Cookies Policy

This site uses cookies. By continuing to browse the site you are agreeing to our use of cookies.

I accept this policy

Find out more here

Disasters and defections

Brill’s MyBook program is exclusively available on BrillOnline Books and Journals. Students and scholars affiliated with an institution that has purchased a Brill E-Book on the BrillOnline platform automatically have access to the MyBook option for the title(s) acquired by the Library. Brill MyBook is a print-on-demand paperback copy which is sold at a favorably uniform low price.

Access this chapter

+ Tax (if applicable)

Chapter Summary

Polybius implies that news of the events reached Hamilcar and Hanno via Carthage. Hanno and Hamilcar, are seen as old rivals heading respectively an oligarchic and a democratic party. In the deteriorating military situation, the exchange of messages between Carthage and the generals must have taken some time. Despatch riders needed armed escorts and, even so, had to take care not to fall into rebels' clutches. Debate at Carthage, which resulted in a decision simultaneously cautious and bold, would have taken time too. This is matched by Polybius' narrative layout. For, after mentioning the generals' quarrel, its effects and the Carthaginians' directive, he postpones the outcome to insert the catalogue of disasters that now struck. The first happened 'along with' the just-mentioned events; by implication the next two followed: Hippacra and Utica defecting, and Carthage coming under direct siege.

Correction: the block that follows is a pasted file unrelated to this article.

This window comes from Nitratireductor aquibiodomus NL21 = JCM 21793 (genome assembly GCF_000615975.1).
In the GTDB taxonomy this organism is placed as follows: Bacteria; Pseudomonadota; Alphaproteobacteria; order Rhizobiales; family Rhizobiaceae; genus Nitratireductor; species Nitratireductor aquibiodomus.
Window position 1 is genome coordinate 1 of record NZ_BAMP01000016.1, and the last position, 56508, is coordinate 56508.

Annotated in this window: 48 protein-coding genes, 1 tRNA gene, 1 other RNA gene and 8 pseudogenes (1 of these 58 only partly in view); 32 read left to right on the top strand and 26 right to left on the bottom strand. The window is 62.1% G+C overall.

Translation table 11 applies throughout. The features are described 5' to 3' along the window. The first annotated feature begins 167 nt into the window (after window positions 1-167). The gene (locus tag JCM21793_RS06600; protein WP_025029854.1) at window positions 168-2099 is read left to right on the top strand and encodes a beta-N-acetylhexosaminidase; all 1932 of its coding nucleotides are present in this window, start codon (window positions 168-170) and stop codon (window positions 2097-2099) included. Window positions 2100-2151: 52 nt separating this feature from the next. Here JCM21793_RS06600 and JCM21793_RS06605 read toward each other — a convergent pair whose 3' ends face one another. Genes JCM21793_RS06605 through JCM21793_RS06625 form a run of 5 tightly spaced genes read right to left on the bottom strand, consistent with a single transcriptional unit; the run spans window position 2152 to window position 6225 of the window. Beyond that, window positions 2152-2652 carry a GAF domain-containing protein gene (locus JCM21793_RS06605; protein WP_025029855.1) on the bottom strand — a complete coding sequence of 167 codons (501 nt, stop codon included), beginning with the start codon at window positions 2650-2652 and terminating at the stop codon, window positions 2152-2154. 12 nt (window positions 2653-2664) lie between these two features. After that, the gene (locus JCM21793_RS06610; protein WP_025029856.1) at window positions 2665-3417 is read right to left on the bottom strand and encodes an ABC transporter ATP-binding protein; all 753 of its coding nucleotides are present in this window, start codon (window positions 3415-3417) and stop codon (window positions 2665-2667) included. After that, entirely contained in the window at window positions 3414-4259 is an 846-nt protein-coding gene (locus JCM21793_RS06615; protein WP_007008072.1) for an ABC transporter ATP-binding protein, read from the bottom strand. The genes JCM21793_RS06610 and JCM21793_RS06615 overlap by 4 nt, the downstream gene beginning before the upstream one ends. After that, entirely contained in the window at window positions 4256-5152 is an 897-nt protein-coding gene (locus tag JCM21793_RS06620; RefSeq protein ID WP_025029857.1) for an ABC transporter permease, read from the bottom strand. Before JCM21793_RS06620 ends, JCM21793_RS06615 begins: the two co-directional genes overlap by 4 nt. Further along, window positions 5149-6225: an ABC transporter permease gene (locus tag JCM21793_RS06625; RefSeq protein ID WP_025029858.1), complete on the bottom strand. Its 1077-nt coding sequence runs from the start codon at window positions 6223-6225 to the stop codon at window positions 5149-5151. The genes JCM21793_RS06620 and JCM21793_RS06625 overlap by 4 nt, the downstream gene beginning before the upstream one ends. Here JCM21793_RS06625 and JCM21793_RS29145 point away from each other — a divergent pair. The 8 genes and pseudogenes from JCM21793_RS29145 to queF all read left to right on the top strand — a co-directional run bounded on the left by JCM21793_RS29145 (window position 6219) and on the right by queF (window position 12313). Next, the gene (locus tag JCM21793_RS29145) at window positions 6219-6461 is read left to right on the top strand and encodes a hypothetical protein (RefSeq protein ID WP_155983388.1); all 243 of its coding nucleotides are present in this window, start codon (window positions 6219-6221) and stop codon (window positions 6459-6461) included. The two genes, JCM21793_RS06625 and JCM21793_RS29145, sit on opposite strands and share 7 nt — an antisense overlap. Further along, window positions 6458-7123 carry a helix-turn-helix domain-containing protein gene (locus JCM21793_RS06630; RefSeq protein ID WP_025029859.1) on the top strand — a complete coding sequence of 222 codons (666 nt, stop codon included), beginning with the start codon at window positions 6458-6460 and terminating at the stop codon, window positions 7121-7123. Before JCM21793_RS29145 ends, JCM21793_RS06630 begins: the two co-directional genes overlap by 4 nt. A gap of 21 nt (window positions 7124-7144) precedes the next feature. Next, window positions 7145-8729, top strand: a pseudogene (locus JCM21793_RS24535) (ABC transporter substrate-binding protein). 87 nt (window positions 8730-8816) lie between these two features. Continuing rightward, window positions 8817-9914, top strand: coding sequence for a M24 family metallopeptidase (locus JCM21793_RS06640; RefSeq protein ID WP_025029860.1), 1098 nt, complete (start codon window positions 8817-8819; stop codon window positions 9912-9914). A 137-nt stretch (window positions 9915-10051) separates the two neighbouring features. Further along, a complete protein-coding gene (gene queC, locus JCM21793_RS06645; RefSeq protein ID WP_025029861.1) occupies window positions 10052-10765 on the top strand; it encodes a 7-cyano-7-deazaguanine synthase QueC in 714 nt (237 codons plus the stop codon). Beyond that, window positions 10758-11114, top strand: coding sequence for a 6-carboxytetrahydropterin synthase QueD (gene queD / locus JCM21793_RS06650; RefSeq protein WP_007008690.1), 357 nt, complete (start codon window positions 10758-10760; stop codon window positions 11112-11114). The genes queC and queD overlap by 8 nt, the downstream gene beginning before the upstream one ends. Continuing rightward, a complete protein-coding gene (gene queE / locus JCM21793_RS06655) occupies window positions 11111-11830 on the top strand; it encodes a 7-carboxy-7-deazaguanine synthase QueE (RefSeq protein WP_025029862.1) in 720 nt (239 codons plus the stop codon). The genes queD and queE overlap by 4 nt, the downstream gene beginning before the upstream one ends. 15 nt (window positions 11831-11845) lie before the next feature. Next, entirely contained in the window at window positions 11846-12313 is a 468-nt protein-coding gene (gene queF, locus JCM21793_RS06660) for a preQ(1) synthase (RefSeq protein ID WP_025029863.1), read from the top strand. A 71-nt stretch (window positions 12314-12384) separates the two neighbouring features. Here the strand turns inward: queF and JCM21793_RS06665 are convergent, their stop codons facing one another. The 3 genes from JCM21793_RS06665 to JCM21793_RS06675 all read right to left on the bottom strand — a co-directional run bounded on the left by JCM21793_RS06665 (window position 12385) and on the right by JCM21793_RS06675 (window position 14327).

Keywords: Carthage; Hamilcar; Hanno; Hippacra; Polybius; Utica



Can't access your account?
  • Tools

  • Add to Favorites
  • Printable version
  • Email this page
  • Recommend to your library

    You must fill out fields marked with: *

    Librarian details
    Your details
    Why are you recommending this title?
    Select reason:
    Truceless War — Recommend this title to your library
  • Export citations
  • Key

  • Full access
  • Open Access
  • Partial/No accessInformation